The KESC post-privatization history gives little hope that 'growth by investment and expansion' strategy will be followed. Nevertheless, one hopes that better sense prevails. The settlement of the ongoing KESC-employee standoff will give a clear view of what the management is really up to. The employees should also realize the importance of their role in making or breaking a problem-riddled utility organization. Only with their whole-hearted support, the management can come out of the crisis and set KESC on road to growth and prosperity. They should clearly understand that while unionizing is their legal right, working for the good and betterment of their organization is an equally legal obligation. It is not just about supporting your company but it is about bringing peace to the lives of 180 million people of this mega city.


Units generated 8,262 7,964 NA
Units purchased 7,005 7,842 NA
Units sold 9,396 9,905 NA
Trans / Dist. Losses % 35.9 34.9 (Jan-Mar) 30.1
1. Sale of Energy-net 58,069 70,508 59,958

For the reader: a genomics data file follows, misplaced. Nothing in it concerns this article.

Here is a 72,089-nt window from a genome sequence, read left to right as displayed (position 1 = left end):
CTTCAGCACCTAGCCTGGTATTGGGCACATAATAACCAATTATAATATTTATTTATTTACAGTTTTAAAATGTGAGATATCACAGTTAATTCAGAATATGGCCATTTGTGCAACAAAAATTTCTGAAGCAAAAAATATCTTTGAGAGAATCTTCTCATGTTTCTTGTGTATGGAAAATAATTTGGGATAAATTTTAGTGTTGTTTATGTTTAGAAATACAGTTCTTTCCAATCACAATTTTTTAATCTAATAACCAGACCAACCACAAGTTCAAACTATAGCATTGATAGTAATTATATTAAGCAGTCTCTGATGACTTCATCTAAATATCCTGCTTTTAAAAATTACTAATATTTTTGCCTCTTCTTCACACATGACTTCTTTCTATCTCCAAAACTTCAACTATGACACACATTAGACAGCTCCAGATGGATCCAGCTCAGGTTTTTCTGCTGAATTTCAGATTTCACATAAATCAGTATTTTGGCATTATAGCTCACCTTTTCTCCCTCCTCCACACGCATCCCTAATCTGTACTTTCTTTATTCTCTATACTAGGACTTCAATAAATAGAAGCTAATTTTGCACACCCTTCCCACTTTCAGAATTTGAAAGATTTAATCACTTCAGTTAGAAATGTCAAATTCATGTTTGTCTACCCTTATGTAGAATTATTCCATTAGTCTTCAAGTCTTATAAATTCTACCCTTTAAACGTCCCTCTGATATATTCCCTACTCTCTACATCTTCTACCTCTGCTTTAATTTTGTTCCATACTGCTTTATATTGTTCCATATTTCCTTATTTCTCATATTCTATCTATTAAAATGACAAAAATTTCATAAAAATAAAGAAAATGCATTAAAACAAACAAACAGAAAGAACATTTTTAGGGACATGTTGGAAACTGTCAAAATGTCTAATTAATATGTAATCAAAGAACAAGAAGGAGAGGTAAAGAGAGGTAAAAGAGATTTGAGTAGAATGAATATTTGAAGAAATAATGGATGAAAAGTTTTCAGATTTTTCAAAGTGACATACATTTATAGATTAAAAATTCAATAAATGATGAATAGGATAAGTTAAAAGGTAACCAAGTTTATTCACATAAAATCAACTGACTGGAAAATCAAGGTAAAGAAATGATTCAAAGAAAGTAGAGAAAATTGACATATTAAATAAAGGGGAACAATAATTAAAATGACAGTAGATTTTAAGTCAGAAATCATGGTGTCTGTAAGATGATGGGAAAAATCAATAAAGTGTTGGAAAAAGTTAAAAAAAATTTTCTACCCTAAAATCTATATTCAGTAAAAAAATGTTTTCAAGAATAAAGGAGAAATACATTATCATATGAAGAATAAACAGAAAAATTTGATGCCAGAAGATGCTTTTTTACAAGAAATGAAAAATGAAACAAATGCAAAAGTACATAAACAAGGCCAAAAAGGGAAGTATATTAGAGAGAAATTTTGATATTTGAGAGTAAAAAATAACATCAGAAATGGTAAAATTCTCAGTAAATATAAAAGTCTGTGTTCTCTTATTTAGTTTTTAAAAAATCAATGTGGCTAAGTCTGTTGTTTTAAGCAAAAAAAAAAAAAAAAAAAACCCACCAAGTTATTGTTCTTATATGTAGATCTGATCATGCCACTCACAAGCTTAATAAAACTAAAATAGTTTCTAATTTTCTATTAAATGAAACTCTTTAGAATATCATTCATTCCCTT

2. Tariff Adjustment 26,950 33,220 30,467
3. Others 2,690 4,960 160
Total Revenue (1+2+3) 87,709 108,688 90.585
Total Expenses 103,159 123,425 97,338
Total Assets 131,936 207,629 220,695
Property, Plant and Equipment 82,194 141,432 *163,993
Current Assets 48,918 65,903 56,592
Trade Receivables 19,114 29,030 32,585
Share Capital 52,068 74,966 80,335
Accumulated Losses 66,350 80,813 83,749
Long Term Debt 42,725 55,486 53,048
Current Liabilities 60,261 93,497 103,887
Trade Payables 26,854 54,792 65,097

During the last 21 months, KESC has recorded a 67 percent growth in assets and increased share capital by Rs28 billion, but it has also posted fresh losses of more than Rs17 billion during the same period. The gigantic KESC operations cannot be managed through piecemeal investments. To realize KESC's full potential, high-dose investments need to be made. The government, instead of threatening the management of re-nationalization, should provide administrative cover to KESC for recovery of its stuck-up dues and containment of losses through theft. It could also help KESC to acquire cheap credit from international market at 2-3 percent above LIBOR. For this, KESC will certainly have to make large size equity investment. This is the only way to get out of the mess KESC and Karachi people are in.